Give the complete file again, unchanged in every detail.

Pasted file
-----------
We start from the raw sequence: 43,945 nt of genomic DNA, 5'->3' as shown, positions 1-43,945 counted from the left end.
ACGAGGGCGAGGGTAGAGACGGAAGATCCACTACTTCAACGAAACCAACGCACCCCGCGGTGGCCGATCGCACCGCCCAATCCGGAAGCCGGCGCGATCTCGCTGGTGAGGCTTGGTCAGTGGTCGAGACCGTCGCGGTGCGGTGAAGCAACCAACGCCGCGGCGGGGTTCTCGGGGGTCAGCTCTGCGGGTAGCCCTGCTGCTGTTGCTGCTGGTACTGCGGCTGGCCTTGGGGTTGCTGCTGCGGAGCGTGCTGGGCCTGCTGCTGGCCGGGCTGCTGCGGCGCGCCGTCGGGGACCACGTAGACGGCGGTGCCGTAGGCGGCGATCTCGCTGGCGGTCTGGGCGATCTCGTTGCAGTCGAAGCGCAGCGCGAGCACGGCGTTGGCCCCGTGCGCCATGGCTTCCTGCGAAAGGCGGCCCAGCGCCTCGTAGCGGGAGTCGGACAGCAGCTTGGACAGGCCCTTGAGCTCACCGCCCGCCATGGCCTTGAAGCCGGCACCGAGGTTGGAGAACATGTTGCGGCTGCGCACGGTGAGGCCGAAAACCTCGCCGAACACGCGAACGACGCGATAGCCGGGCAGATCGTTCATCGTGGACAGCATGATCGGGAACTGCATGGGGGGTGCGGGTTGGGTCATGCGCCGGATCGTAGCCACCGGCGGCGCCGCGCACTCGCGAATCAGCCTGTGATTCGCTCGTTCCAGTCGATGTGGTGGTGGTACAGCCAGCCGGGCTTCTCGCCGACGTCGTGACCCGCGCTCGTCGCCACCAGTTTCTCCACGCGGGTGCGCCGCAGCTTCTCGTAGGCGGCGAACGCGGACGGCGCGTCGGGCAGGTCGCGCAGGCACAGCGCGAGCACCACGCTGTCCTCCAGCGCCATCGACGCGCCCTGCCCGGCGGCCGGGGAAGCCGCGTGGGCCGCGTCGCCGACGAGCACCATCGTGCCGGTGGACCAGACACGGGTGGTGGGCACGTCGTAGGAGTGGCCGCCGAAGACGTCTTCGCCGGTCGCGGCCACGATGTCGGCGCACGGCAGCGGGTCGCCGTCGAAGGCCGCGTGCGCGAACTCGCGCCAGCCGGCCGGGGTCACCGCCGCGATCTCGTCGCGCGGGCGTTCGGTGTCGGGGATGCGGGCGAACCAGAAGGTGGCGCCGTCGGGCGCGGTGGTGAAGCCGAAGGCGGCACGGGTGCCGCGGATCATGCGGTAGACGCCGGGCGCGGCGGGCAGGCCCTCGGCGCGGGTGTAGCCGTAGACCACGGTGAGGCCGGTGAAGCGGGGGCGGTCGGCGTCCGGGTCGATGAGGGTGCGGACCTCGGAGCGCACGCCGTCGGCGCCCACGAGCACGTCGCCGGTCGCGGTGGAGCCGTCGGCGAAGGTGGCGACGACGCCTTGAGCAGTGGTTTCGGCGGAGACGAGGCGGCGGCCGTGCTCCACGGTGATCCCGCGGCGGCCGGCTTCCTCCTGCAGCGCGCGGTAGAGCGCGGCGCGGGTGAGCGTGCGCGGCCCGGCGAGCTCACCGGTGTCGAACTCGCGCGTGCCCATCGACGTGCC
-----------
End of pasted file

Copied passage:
We start from the raw sequence: 43,945 nt of genomic DNA, 5'->3' as shown, positions 1-43,945 counted from the left end.
ACGAGGGCGAGGGTAGAGACGGAAGATCCACTACTTCAACGAAACCAACGCACCCCGCGGTGGCCGATCGCACCGCCCAATCCGGAAGCCGGCGCGATCTCGCTGGTGAGGCTTGGTCAGTGGTCGAGACCGTCGCGGTGCGGTGAAGCAACCAACGCCGCGGCGGGGTTCTCGGGGGTCAGCTCTGCGGGTAGCCCTGCTGCTGTTGCTGCTGGTACTGCGGCTGGCCTTGGGGTTGCTGCTGCGGAGCGTGCTGGGCCTGCTGCTGGCCGGGCTGCTGCGGCGCGCCGTCGGGGACCACGTAGACGGCGGTGCCGTAGGCGGCGATCTCGCTGGCGGTCTGGGCGATCTCGTTGCAGTCGAAGCGCAGCGCGAGCACGGCGTTGGCCCCGTGCGCCATGGCTTCCTGCGAAAGGCGGCCCAGCGCCTCGTAGCGGGAGTCGGACAGCAGCTTGGACAGGCCCTTGAGCTCACCGCCCGCCATGGCCTTGAAGCCGGCACCGAGGTTGGAGAACATGTTGCGGCTGCGCACGGTGAGGCCGAAAACCTCGCCGAACACGCGAACGACGCGATAGCCGGGCAGATCGTTCATCGTGGACAGCATGATCGGGAACTGCATGGGGGGTGCGGGTTGGGTCATGCGCCGGATCGTAGCCACCGGCGGCGCCGCGCACTCGCGAATCAGCCTGTGATTCGCTCGTTCCAGTCGATGTGGTGGTGGTACAGCCAGCCGGGCTTCTCGCCGACGTCGTGACCCGCGCTCGTCGCCACCAGTTTCTCCACGCGGGTGCGCCGCAGCTTCTCGTAGGCGGCGAACGCGGACGGCGCGTCGGGCAGGTCGCGCAGGCACAGCGCGAGCACCACGCTGTCCTCCAGCGCCATCGACGCGCCCTGCCCGGCGGCCGGGGAAGCCGCGTGGGCCGCGTCGCCGACGAGCACCATCGTGCCGGTGGACCAGACACGGGTGGTGGGCACGTCGTAGGAGTGGCCGCCGAAGACGTCTTCGCCGGTCGCGGCCACGATGTCGGCGCACGGCAGCGGGTCGCCGTCGAAGGCCGCGTGCGCGAACTCGCGCCAGCCGGCCGGGGTCACCGCCGCGATCTCGTCGCGCGGGCGTTCGGTGTCGGGGATGCGGGCGAACCAGAAGGTGGCGCCGTCGGGCGCGGTGGTGAAGCCGAAGGCGGCACGGGTGCCGCGGATCATGCGGTAGACGCCGGGCGCGGCGGGCAGGCCCTCGGCGCGGGTGTAGCCGTAGACCACGGTGAGGCCGGTGAAGCGGGGGCGGTCGGCGTCCGGGTCGATGAGGGTGCGGACCTCGGAGCGCACGCCGTCGGCGCCCACGAGCACGTCGCCGGTCGCGGTGGAGCCGTCGGCGAAGGTGGCGACGACGCCTTGAGCAGTGGTTTCGGCGGAGACGAGGCGGCGGCCGTGCTCCACGGTGATCCCGCGGCGGCCGGCTTCCTCCTGCAGCGCGCGGTAGAGCGCGGCGCGGGTGAGCGTGCGCGGCCCGGCGAGCTCACCGGTGTCGAACTCGCGCGTGCCCATCGACGTGCC